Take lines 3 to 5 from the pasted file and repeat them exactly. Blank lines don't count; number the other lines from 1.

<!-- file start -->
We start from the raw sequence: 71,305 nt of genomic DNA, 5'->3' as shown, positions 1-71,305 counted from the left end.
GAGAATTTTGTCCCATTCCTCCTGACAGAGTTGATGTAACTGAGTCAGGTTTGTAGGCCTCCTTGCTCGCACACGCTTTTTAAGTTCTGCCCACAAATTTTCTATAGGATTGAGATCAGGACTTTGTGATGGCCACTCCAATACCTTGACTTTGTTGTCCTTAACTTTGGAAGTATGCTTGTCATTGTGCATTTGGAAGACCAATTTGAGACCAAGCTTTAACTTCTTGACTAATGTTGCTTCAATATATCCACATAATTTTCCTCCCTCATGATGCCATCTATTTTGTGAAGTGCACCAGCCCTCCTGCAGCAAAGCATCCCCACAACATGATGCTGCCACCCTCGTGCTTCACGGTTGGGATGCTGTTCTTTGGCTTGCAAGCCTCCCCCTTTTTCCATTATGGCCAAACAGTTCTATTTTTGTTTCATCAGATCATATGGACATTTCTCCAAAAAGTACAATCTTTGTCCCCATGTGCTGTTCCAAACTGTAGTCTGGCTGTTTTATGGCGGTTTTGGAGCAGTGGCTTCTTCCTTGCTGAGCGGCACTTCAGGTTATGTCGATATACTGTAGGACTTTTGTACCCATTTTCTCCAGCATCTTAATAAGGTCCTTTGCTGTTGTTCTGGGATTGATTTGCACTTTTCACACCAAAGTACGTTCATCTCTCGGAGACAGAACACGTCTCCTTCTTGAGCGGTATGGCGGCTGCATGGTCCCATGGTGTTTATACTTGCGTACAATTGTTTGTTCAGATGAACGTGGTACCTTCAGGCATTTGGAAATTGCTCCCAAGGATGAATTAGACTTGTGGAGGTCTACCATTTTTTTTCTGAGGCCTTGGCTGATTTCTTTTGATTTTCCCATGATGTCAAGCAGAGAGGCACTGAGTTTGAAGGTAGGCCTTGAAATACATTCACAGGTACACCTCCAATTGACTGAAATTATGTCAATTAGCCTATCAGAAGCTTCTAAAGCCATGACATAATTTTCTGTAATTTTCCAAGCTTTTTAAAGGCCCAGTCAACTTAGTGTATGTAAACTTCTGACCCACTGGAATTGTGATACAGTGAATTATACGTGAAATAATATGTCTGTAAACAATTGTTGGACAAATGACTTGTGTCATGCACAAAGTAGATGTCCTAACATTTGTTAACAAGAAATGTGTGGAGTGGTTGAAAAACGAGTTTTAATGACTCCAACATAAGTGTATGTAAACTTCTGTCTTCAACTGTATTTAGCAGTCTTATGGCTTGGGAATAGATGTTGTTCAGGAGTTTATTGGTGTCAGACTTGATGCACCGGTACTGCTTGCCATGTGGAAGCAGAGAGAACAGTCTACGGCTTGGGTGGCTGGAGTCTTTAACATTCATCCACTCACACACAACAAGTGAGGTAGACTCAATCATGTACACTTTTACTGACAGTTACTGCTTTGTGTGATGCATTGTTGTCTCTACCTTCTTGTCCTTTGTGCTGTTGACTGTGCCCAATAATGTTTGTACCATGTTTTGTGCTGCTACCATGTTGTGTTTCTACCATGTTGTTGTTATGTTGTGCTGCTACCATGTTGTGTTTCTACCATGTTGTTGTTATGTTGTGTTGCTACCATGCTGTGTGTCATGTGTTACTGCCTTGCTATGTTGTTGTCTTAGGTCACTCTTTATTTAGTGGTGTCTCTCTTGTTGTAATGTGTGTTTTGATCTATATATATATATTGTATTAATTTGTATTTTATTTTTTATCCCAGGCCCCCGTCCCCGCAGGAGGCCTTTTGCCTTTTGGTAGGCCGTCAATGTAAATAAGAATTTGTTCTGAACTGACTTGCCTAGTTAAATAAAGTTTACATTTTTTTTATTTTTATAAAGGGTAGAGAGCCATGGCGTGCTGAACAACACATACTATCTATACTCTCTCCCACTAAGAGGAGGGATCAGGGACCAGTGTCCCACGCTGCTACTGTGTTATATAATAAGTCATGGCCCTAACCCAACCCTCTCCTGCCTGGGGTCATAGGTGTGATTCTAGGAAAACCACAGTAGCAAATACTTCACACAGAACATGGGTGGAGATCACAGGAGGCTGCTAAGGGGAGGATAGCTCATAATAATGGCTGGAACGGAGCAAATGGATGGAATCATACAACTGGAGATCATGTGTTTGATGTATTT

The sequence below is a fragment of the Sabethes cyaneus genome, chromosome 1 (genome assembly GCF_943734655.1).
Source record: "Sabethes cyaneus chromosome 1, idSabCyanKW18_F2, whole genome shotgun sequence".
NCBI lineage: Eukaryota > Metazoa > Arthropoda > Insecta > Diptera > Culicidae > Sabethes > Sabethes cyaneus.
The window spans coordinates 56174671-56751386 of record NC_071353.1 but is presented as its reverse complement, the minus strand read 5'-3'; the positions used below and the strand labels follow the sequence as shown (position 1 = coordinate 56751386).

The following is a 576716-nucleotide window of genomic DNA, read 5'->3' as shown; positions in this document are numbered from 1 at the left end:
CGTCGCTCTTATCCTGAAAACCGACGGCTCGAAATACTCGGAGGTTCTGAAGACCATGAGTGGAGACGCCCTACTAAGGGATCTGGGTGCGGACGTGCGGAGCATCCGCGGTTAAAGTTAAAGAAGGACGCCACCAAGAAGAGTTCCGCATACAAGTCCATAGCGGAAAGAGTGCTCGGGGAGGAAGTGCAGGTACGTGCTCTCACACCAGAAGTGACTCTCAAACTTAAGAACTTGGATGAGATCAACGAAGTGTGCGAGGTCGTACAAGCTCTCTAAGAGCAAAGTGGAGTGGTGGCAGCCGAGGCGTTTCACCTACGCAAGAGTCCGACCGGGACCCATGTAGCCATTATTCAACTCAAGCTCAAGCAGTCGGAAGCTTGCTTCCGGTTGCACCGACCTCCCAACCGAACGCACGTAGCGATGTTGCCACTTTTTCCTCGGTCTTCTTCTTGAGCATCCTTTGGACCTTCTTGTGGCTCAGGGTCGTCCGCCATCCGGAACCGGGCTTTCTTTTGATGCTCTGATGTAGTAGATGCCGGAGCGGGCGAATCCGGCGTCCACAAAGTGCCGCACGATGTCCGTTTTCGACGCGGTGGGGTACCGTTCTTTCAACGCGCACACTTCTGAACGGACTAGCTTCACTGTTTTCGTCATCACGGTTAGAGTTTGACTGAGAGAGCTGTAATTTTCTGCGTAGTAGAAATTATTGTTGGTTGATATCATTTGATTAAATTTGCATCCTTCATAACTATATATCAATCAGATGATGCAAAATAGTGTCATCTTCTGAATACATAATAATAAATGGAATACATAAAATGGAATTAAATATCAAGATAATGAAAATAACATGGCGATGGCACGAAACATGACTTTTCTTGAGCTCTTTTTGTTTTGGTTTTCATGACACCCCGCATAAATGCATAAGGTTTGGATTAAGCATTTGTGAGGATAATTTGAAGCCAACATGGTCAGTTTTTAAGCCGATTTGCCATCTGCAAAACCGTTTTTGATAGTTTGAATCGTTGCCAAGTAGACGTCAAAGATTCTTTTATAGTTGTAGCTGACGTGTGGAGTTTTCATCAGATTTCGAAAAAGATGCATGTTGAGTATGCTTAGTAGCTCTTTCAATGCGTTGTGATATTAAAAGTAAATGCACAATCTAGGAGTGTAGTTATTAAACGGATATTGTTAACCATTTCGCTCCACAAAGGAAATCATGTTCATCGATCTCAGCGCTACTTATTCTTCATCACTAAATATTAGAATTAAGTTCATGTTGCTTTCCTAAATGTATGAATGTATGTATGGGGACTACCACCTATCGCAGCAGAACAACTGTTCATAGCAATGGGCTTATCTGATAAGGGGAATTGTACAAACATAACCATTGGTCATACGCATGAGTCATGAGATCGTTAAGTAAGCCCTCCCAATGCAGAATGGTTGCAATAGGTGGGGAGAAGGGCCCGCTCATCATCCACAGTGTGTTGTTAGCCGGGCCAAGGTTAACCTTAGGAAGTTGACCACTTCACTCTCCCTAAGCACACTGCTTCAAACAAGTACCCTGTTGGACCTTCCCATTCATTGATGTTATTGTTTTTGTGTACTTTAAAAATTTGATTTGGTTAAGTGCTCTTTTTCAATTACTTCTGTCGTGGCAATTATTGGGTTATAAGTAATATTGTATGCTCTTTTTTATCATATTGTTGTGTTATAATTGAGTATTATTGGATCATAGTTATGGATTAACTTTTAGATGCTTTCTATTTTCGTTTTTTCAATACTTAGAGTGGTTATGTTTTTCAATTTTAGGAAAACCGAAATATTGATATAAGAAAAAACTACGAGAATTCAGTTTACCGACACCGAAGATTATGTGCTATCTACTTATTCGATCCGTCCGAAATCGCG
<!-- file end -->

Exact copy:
The sequence below is a fragment of the Sabethes cyaneus genome, chromosome 1 (genome assembly GCF_943734655.1).
Source record: "Sabethes cyaneus chromosome 1, idSabCyanKW18_F2, whole genome shotgun sequence".
NCBI lineage: Eukaryota > Metazoa > Arthropoda > Insecta > Diptera > Culicidae > Sabethes > Sabethes cyaneus.